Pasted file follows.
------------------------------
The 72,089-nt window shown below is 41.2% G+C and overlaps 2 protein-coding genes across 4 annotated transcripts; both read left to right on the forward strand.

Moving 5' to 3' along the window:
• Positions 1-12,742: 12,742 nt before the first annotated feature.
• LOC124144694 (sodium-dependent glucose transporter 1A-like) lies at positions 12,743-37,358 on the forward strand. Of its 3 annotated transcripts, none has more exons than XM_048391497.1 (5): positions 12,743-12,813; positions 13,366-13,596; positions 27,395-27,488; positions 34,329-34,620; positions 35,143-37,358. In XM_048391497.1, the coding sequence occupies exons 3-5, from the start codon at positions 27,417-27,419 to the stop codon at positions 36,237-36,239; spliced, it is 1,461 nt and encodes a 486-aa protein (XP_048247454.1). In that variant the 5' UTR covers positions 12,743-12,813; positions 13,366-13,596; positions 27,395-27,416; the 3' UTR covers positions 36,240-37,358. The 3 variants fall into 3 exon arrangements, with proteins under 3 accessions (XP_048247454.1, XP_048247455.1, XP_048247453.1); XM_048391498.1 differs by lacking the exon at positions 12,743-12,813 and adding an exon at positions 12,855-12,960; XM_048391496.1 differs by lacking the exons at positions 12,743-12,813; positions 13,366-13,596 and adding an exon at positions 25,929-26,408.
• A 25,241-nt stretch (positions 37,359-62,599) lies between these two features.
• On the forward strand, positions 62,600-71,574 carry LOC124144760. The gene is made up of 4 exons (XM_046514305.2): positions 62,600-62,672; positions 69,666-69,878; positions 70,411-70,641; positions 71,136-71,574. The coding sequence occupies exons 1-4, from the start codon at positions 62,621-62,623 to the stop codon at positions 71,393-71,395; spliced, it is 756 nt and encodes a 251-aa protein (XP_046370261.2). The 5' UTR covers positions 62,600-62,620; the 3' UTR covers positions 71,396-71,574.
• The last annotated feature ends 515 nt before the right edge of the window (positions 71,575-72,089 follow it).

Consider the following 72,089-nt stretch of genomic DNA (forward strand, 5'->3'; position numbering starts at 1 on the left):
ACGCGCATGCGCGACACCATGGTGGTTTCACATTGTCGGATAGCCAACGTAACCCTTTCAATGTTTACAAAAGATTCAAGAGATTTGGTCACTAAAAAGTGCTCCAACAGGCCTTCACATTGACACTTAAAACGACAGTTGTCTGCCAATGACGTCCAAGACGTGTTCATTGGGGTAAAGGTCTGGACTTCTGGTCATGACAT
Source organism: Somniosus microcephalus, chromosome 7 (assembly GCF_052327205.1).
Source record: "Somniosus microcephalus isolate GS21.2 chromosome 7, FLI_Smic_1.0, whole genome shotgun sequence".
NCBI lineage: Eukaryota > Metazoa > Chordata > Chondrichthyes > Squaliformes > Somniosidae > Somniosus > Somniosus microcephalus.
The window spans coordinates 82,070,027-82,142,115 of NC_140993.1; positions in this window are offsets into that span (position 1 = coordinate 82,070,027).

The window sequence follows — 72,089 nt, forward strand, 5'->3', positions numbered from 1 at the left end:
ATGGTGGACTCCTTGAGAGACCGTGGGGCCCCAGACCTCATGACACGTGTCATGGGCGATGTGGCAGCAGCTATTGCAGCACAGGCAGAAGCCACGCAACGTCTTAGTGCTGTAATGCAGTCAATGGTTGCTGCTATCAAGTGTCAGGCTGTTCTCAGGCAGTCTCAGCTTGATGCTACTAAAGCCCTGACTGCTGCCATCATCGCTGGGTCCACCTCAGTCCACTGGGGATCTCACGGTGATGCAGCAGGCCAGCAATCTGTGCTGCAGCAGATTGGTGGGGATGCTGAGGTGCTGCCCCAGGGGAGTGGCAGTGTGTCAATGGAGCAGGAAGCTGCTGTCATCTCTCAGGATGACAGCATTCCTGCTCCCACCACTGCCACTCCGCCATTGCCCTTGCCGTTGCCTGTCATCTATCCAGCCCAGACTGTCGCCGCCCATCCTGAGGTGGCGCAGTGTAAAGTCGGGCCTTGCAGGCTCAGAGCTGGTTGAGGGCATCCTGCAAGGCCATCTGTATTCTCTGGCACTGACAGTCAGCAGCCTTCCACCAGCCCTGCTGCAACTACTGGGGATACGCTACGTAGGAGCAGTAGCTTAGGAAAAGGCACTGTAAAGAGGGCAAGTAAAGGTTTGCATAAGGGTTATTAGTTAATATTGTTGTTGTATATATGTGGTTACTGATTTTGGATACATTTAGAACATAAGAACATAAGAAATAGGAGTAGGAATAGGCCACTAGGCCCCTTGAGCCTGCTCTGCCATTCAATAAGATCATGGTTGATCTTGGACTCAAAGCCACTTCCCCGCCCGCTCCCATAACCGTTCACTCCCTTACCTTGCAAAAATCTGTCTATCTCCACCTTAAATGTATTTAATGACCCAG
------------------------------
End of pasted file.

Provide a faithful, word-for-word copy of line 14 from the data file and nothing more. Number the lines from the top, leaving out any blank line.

The window sequence follows — 72,089 nt, forward strand, 5'->3', positions numbered from 1 at the left end: